This happened to me as well 🙂 One fine day my part-time help who is a simple, shy and timid type of personality, sat on the living room sofa and started feeding my 3 year old girl her dal-rice. Sad that my mind also was shocked, more so because it is a light colored couch and my help cleans the whole house-I was worried her sari may not be that clean. But I am happy that she did what she did. If she is clean enough to feed my child, then why not sit on my couch! I think their instincts probably tell them that it is okay to sit on the same couch and they truly believe that we treat them as an equal.

  7. Arch said

    Very well written! Also kudos to you for questioning and not blindly following what others do. It used to really affect me when I saw that when our domestic help’s children came along with her, she used to ask them to sit outside on the staircase and wait for her. Though I made them sit inside on the diwan multiple times and told her to do the same, she would still make them sit there the next time.:( The bias is ingrained in them as much as it is in us. 😦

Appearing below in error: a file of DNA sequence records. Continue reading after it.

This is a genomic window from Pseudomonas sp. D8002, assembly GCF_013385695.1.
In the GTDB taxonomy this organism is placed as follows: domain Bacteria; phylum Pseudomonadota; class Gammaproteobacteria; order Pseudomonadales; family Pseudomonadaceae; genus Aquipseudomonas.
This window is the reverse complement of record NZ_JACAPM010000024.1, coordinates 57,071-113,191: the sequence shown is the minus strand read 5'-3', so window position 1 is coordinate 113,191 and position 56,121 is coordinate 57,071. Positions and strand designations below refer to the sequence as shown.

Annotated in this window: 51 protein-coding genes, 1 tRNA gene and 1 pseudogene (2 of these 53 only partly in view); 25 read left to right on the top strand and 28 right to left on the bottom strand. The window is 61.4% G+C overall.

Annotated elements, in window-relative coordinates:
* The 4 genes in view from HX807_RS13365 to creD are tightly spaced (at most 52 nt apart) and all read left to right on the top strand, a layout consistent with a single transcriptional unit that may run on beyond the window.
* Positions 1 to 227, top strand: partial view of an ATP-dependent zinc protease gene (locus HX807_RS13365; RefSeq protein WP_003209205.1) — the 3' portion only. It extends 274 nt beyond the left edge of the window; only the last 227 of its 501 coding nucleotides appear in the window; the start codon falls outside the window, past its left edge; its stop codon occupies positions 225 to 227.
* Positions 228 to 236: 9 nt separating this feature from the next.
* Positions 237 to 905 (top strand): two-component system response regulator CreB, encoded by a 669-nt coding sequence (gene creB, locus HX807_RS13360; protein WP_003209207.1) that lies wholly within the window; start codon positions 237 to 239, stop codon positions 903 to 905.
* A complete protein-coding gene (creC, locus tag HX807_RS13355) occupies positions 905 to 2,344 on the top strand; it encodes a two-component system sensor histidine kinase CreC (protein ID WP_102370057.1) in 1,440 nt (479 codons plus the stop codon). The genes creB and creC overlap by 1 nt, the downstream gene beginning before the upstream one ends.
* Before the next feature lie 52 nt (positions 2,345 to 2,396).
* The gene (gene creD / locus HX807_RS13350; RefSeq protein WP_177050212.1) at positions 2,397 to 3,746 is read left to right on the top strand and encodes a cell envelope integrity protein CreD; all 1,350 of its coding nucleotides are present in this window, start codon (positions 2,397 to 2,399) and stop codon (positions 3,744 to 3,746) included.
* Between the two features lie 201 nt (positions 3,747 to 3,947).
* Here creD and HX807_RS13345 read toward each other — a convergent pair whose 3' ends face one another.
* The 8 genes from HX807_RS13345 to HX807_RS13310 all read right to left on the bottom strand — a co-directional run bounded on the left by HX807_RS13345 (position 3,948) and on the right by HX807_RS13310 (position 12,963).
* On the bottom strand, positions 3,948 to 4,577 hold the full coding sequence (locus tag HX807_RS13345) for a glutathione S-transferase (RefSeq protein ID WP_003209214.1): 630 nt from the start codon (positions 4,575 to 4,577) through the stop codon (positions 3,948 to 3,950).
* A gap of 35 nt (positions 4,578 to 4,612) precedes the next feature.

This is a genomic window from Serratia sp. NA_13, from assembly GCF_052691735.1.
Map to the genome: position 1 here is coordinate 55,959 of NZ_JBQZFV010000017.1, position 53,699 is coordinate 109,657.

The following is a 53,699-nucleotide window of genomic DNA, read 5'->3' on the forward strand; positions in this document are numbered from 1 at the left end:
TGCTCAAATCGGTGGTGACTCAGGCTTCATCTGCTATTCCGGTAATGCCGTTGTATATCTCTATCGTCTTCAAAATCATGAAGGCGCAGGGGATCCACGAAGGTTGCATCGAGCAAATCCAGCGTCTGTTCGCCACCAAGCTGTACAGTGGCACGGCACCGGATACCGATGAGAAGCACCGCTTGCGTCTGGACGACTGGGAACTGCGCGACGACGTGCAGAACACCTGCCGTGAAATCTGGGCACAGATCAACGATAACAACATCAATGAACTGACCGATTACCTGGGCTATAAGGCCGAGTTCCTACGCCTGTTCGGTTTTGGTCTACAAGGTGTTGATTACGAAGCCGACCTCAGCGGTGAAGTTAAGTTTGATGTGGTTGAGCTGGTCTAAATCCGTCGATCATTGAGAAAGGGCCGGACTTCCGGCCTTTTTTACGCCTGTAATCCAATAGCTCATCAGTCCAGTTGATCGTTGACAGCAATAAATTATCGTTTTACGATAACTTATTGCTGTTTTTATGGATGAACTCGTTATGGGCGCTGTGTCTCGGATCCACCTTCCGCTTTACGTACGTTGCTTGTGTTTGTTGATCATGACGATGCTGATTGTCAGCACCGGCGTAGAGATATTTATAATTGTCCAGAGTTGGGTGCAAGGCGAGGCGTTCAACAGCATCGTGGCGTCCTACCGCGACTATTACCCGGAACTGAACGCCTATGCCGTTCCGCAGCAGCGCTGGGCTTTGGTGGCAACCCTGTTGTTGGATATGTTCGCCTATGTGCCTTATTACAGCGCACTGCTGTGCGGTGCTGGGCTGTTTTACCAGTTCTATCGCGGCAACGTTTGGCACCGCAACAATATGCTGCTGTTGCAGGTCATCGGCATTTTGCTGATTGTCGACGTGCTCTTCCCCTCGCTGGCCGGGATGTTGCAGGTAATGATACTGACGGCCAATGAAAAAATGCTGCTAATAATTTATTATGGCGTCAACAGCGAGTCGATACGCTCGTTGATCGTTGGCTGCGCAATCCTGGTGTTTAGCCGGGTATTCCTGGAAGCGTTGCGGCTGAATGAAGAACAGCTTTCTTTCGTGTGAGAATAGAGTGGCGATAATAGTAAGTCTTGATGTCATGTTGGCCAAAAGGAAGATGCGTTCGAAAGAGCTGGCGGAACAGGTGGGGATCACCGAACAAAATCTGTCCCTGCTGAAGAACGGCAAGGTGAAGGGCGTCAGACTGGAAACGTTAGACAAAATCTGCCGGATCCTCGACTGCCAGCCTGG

8. Your last sentence.. 🙂 🙂 🙂

  9. anjeneyan said

    The building in which I stay has a similar restriction for service providers. I tried to change it when I was in the Committee. This was not agreed to by most other Committee Members. I find this restriction totally incongruous
    and discriminatory. As regards treating servants on par at domestic level, this is bound to happen with increasing prosperity in hinterland in each State which reduces the migration to cities. We are finding this in developed southern states where the labour is mostly from eastern states.

  10. I feel very happy that I know you, the person that you are.